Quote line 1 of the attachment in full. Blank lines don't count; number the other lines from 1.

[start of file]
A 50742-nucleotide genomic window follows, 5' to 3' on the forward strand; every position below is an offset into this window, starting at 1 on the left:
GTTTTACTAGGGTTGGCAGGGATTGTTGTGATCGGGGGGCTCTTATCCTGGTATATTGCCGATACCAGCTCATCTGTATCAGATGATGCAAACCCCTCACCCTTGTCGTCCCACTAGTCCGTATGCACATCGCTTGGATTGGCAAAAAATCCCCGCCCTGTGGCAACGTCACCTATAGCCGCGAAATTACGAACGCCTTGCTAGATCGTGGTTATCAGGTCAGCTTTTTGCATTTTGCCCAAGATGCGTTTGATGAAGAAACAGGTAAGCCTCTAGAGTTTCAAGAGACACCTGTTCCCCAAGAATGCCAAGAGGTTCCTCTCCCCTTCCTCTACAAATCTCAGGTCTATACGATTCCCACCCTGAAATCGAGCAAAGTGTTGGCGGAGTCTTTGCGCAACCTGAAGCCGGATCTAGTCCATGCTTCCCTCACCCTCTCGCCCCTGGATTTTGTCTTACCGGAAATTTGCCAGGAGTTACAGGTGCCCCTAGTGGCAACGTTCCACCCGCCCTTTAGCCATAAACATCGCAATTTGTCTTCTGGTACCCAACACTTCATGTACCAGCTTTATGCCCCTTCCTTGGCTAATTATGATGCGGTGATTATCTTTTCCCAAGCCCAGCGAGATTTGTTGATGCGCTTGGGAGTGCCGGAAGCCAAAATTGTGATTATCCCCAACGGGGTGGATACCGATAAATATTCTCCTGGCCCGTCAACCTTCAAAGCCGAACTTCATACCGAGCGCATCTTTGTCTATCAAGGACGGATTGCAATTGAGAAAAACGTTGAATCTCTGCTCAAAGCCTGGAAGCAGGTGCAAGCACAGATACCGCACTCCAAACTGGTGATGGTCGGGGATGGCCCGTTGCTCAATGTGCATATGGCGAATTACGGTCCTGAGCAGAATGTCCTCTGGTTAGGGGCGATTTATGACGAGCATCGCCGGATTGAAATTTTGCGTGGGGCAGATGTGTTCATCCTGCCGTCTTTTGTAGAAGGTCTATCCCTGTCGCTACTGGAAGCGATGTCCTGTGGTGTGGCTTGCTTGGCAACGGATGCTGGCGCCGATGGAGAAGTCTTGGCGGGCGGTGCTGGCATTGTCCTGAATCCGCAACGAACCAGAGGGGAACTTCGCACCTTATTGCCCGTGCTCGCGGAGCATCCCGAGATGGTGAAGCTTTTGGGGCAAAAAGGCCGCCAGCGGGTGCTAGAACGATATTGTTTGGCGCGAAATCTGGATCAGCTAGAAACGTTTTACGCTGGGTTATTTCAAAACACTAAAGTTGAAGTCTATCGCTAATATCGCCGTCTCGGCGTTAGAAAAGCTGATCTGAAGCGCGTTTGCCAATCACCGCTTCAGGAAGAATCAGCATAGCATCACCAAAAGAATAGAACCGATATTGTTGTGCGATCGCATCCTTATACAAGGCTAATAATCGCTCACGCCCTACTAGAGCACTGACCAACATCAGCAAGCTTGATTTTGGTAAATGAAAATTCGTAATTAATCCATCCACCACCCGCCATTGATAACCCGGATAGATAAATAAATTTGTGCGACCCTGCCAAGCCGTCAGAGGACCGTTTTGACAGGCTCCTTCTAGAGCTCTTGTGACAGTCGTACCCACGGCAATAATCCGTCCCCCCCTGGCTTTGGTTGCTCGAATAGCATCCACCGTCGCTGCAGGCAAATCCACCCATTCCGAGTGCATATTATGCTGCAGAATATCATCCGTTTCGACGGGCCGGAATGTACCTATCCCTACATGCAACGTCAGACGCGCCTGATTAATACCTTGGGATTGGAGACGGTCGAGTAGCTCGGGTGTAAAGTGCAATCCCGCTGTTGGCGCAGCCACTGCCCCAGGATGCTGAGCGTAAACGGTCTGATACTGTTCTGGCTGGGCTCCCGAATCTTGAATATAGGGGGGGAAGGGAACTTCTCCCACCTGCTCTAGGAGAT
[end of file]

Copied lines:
A 50742-nucleotide genomic window follows, 5' to 3' on the forward strand; every position below is an offset into this window, starting at 1 on the left: